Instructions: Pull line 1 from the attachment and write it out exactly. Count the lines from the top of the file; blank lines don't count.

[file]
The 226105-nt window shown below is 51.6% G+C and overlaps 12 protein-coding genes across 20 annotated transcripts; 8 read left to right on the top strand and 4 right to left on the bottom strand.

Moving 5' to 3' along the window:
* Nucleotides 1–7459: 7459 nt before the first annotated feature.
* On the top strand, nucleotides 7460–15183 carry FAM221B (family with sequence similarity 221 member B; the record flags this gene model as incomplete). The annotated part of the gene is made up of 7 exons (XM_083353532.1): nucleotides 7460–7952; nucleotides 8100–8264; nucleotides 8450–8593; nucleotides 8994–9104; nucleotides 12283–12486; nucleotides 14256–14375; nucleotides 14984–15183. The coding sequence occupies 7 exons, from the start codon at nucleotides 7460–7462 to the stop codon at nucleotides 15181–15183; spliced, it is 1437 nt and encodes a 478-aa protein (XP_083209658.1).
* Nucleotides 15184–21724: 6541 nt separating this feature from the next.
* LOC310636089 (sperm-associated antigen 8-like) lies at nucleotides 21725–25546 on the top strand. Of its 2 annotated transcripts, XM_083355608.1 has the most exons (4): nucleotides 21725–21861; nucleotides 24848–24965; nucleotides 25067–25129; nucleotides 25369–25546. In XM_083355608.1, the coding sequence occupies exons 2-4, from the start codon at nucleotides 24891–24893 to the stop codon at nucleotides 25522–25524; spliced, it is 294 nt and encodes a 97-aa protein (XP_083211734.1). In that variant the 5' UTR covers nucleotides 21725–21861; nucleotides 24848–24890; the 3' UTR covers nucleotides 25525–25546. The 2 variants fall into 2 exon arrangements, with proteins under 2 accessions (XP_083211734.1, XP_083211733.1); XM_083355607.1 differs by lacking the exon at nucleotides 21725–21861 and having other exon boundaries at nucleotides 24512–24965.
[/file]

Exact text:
The 226105-nt window shown below is 51.6% G+C and overlaps 12 protein-coding genes across 20 annotated transcripts; 8 read left to right on the top strand and 4 right to left on the bottom strand.